By: Steve Markenson, Director, Research and Insights, FMI
Grocery Shopper with Basket

In the inaugural Power of Plant-based Foods and Beverages 2022 report, which is FMI’s first-ever comprehensive review of the plant-based topic broadly, we looked at naturally plant-based foods such as fruits, vegetables, beans and whole grains and alternatives to traditional animal-derived items. Our analysis finds nearly half (42%) of shoppers put either a lot or some effort into selecting plant-based foods or beverages.

Let’s drill down and look at a specific plant-based foods and beverages shopper—the shopper looking for alternatives to dairy, meat and seafood, which we will refer to as animal-alternative product shoppers in this blog post. What are their demographics, their motivations, their mindsets?

Demographics of Animal-Alternative Product Shoppers

Our research finds these consumers tend to be younger, with the majority in Gen Z or millennial households. They tend to live in larger households with at least three people and many have households with children. Thirty one percent have household incomes of $100,000-plus, and there is also a skew towards minorities—specifically Hispanic and Black shoppers. Animal-alternative product shoppers also are more likely to live in urban or suburban areas.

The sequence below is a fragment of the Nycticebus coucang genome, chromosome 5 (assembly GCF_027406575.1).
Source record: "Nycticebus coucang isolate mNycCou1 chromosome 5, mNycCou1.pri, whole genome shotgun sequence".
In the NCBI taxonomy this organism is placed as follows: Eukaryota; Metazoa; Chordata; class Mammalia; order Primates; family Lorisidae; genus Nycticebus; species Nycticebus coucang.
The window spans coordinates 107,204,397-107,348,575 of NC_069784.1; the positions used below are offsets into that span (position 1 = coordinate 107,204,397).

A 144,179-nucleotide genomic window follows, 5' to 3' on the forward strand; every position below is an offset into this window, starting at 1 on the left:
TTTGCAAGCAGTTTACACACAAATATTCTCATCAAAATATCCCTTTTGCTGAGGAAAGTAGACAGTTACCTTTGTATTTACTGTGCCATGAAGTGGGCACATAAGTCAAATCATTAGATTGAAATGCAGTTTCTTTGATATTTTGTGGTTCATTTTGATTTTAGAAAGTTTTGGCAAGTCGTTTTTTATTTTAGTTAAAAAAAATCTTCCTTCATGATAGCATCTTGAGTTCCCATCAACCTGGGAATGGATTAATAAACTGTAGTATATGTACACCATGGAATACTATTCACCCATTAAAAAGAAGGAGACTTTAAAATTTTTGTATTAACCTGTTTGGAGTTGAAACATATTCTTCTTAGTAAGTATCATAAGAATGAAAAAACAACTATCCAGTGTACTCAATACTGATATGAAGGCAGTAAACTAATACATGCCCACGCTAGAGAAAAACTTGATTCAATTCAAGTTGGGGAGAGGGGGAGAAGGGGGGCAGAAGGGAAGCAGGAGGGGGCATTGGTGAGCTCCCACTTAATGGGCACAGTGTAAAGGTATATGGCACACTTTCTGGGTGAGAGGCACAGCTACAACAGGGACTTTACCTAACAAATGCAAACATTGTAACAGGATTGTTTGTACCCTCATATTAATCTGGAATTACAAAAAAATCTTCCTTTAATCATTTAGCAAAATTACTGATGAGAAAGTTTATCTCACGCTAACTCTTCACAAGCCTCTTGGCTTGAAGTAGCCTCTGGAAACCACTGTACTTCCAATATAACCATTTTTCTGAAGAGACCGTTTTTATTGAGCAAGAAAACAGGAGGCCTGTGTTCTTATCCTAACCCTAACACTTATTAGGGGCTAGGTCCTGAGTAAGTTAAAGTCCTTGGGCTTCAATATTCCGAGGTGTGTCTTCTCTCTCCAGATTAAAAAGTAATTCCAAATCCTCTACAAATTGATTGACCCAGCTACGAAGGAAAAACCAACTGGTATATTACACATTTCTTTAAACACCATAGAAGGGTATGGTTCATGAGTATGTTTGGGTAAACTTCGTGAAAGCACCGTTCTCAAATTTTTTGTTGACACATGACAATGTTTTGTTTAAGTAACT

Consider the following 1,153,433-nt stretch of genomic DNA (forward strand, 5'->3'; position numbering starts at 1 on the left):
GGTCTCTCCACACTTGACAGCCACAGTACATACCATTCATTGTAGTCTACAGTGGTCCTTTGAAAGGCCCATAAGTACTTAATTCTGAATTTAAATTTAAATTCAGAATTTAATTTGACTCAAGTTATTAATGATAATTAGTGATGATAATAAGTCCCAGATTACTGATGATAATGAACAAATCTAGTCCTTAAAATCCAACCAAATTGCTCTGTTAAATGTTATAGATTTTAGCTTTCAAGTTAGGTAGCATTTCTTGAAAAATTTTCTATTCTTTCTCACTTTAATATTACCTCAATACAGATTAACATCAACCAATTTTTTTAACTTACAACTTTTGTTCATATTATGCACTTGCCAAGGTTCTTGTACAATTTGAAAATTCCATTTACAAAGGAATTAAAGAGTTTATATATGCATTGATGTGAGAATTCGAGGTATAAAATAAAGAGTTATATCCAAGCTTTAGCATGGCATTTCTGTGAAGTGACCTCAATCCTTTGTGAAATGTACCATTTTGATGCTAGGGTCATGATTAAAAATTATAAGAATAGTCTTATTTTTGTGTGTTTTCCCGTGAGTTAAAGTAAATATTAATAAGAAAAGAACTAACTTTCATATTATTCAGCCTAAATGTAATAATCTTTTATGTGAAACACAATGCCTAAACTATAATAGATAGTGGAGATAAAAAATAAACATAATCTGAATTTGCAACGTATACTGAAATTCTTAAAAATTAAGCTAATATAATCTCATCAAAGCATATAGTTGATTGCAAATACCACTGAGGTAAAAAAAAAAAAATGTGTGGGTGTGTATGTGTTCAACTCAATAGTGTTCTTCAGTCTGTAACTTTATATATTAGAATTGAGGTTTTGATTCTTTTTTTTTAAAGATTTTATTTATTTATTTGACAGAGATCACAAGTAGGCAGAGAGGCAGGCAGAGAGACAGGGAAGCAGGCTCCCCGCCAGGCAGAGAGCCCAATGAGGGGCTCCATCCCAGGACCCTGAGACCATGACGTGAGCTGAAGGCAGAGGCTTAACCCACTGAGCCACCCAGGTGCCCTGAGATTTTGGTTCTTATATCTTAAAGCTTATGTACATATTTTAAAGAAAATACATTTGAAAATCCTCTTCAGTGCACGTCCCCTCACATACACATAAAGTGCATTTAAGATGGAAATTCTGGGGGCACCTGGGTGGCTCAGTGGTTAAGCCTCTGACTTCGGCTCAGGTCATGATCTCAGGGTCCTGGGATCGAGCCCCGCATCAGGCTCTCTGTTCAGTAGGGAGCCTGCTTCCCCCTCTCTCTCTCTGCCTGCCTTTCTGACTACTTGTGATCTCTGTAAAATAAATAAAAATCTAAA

How do Animal-Alternative Product Shoppers Like to Shop?

Our consumer survey finds these animal alternatives shoppers have a higher-than-average weekly grocery spend of $184 versus $163. They also have a higher propensity to order groceries online and spend more on groceries online. These consumers are also likely to shop around more—visiting Mass, Club, no frills, online-only or natural food retailers.

What Motivates Animal-Alternative Product Shoppers?

Animal-alternative product shoppers are more likely to put a lot of effort into selecting nutrition and healthy alternatives than the average grocery shopper. Almost half of animal-alternative product shoppers are impacted by food allergies or intolerances. While these shoppers are about twice as likely as all shoppers to be vegetarian, vegan or pescatarian, 80% of them do not classify themselves that way. Most animal-alternative product shoppers follow a specific approach to eating including heart-health, gluten-free and low carb.   

Insights into the Animal-Alternative Product Shopper

What does all this mean? The picture of the animal-alternative product shopper is a bit clearer, but their motivations and habits still vary. Food retailers and suppliers can use these research findings to create insightful shopping experiences and products for the animal-alternative product shopper. After all, the more we know about our shoppers, the better we can meet their needs.

Download Power of Plant-based Foods and Beverages 2022